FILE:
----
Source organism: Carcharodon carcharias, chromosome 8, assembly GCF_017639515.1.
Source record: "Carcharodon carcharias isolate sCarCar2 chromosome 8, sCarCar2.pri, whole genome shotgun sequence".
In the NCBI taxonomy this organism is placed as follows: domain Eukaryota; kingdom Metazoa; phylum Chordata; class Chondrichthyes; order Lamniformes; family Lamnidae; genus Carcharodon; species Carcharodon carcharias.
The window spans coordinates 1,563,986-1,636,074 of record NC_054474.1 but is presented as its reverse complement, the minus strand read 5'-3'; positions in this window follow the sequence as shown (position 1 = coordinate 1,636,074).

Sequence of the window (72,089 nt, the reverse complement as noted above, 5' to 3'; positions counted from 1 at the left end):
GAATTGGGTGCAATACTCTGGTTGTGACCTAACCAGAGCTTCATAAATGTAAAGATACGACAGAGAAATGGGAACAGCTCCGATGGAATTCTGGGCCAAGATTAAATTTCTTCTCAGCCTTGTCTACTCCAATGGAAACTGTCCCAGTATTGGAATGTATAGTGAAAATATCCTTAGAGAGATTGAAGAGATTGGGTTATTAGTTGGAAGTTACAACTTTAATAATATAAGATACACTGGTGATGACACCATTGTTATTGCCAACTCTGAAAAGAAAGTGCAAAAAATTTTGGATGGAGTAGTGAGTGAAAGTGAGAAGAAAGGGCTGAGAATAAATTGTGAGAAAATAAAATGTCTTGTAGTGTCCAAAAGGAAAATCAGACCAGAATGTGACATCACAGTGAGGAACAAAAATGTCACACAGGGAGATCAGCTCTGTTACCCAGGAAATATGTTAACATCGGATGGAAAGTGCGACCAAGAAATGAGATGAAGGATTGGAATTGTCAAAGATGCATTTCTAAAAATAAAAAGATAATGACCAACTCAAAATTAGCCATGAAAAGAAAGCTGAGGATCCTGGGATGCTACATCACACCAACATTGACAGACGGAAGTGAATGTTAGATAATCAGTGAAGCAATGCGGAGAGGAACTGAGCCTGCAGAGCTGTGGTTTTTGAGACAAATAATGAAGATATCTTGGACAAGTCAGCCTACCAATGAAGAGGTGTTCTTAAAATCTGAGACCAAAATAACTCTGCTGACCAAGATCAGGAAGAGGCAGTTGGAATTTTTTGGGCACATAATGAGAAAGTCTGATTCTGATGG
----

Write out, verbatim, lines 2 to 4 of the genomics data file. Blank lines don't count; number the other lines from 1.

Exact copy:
Source record: "Carcharodon carcharias isolate sCarCar2 chromosome 8, sCarCar2.pri, whole genome shotgun sequence".
In the NCBI taxonomy this organism is placed as follows: domain Eukaryota; kingdom Metazoa; phylum Chordata; class Chondrichthyes; order Lamniformes; family Lamnidae; genus Carcharodon; species Carcharodon carcharias.
The window spans coordinates 1,563,986-1,636,074 of record NC_054474.1 but is presented as its reverse complement, the minus strand read 5'-3'; positions in this window follow the sequence as shown (position 1 = coordinate 1,636,074).